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What about Christians who Remarry?

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Question:  Dear Bob, If you are able to speak with me on the subject of divorce and remarriage, I certainly would appreciate the help. I am desperately seeking answers to help me just get through the day as I am remarried and worry constantly about going to hell, please help if you have the time. Thank you.

Response:  I'd be happy to talk about this with you. A few things by way of introduction:

Scripture is abundantly clear that believers in Jesus Christ have eternal life (1Jn.5:11-14). We are expected as believers to follow our Lord, to obey His mandates, to imitate Him as best we can, but scripture is also quite clear that none of us is perfect (cf. 1Jn.1:5-10). If "sinless perfection" after salvation were the standard, no one could be saved (Lk.18:23-26). It is true that repeated, consistent, arrogant flaunting of God hardens the heart and deadens faith (cf. 1Jn.5:16-17), but as long as faith still abides, the person is still a believer and still has eternal life abiding in them (1Jn.5:18-20).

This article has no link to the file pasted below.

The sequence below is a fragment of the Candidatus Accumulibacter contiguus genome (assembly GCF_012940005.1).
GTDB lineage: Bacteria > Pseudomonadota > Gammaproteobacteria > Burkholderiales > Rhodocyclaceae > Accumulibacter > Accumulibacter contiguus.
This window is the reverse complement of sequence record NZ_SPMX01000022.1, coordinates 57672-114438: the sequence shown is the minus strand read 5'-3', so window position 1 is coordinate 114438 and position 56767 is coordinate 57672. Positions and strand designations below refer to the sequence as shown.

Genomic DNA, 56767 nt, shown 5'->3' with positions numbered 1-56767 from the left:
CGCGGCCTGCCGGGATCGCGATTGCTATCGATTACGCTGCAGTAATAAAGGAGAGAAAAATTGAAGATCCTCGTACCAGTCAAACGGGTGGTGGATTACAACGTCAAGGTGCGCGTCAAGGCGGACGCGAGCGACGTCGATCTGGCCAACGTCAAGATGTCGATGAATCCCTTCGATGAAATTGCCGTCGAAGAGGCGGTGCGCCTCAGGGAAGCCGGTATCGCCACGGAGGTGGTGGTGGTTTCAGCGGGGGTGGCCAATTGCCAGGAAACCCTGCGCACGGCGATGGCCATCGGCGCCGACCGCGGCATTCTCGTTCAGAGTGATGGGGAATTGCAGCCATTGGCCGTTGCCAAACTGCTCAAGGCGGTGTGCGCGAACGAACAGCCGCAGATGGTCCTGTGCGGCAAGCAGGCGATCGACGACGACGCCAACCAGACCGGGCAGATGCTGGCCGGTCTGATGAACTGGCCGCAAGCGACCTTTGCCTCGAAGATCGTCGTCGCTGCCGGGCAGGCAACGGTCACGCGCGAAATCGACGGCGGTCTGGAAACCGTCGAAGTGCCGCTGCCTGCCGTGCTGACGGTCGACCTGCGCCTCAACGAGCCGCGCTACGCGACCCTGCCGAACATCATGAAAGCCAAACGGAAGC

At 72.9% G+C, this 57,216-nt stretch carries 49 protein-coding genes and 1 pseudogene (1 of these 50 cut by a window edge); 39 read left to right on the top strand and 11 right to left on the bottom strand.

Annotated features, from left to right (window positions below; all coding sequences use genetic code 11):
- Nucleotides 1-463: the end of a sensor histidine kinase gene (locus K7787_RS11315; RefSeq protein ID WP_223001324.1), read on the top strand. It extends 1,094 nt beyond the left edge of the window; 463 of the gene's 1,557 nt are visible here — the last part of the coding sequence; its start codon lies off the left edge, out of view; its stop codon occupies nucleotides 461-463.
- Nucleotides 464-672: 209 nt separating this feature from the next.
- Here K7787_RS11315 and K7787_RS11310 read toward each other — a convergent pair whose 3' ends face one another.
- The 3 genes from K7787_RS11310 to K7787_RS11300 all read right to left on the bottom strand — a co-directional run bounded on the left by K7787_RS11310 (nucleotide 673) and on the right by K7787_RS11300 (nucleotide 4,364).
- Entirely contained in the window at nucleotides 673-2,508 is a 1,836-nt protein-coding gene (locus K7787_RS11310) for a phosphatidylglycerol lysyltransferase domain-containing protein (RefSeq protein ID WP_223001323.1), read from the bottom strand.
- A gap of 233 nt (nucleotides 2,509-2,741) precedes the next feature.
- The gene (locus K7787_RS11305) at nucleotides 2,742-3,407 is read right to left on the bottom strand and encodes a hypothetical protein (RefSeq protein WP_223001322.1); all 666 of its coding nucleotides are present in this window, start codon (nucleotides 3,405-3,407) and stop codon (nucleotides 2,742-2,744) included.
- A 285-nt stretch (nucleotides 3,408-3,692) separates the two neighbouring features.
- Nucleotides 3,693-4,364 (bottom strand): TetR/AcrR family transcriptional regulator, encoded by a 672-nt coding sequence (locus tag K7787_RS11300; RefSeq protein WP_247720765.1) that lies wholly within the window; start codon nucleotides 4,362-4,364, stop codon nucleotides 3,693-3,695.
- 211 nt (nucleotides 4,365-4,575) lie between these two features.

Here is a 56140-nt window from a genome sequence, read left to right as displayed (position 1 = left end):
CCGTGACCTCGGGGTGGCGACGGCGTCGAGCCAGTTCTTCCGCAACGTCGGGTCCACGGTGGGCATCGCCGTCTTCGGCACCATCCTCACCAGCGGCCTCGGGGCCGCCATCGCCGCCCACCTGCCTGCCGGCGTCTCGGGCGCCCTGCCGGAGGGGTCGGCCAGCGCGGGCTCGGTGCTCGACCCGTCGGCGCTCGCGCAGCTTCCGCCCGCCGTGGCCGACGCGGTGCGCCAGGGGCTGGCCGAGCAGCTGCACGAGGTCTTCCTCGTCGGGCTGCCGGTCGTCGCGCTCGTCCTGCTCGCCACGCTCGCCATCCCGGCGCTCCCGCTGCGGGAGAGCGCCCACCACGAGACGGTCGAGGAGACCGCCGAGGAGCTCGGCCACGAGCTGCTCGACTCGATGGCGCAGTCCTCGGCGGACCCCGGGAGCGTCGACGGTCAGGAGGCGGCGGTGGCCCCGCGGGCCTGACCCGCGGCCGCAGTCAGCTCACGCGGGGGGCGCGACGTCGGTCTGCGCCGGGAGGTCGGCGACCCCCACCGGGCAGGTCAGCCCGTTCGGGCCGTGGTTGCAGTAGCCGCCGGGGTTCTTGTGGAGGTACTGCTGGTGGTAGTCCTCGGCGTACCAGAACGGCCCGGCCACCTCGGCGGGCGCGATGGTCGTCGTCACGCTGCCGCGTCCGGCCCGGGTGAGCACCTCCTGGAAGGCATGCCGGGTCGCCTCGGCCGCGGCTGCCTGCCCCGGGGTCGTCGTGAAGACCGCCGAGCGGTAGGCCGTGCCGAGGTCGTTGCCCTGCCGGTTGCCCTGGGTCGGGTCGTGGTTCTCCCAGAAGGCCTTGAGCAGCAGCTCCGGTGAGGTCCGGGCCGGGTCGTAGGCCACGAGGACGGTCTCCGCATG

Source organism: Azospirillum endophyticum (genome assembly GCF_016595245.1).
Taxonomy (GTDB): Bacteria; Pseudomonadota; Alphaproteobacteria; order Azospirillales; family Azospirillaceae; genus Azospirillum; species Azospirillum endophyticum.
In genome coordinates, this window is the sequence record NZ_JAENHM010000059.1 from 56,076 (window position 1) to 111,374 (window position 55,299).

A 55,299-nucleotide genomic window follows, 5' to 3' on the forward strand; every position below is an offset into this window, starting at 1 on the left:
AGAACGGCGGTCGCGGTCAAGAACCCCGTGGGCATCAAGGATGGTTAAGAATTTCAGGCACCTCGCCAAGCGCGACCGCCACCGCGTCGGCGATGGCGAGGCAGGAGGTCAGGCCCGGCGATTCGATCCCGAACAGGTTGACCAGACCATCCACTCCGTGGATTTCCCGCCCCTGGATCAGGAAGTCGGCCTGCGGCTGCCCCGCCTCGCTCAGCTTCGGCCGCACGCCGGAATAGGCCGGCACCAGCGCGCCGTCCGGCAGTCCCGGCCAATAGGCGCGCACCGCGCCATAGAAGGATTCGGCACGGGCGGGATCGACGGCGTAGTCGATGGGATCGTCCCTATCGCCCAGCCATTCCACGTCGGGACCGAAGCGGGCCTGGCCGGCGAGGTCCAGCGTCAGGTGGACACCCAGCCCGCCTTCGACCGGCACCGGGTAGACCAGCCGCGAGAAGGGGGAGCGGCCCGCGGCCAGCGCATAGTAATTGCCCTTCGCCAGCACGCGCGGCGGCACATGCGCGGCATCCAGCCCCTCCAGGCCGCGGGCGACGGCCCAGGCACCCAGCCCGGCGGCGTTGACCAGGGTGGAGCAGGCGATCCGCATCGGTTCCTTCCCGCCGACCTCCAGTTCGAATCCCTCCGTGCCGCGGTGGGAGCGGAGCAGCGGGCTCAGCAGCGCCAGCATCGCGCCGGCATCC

The very fact that you are concerned about your relationship with Jesus Christ is an indication that you have one. And if you are in Christ, you have eternal life abiding in you.

The problem of divorce and remarriage is a very thorny one, and believe me when I say that you are not the only person who is concerned about these issues. I would venture to say that there are very few persons in the true Church of Jesus Christ who are not closely connected with some believer in a similar situation (if not in the very situation themselves).

Clearly, if I thought a person's ultimate eternal end depended on their changing of their marital status, I would counsel them to change. But what does Paul say to those who have married outside of the Lord (1Cor.7:12-16)? He frankly tells the believing party that they should remain in the marriage if at all possible - in spite of the fact that they have married an unbeliever, something they should not have done (cf. 1Cor.7:39; 2Cor.6:14). A marriage is still a marriage, no matter the circumstances under which it was contracted, so that it is in any case something which should not be "put asunder" (Matt.19:6; 1Cor.7:27; cf. Mal.2:16).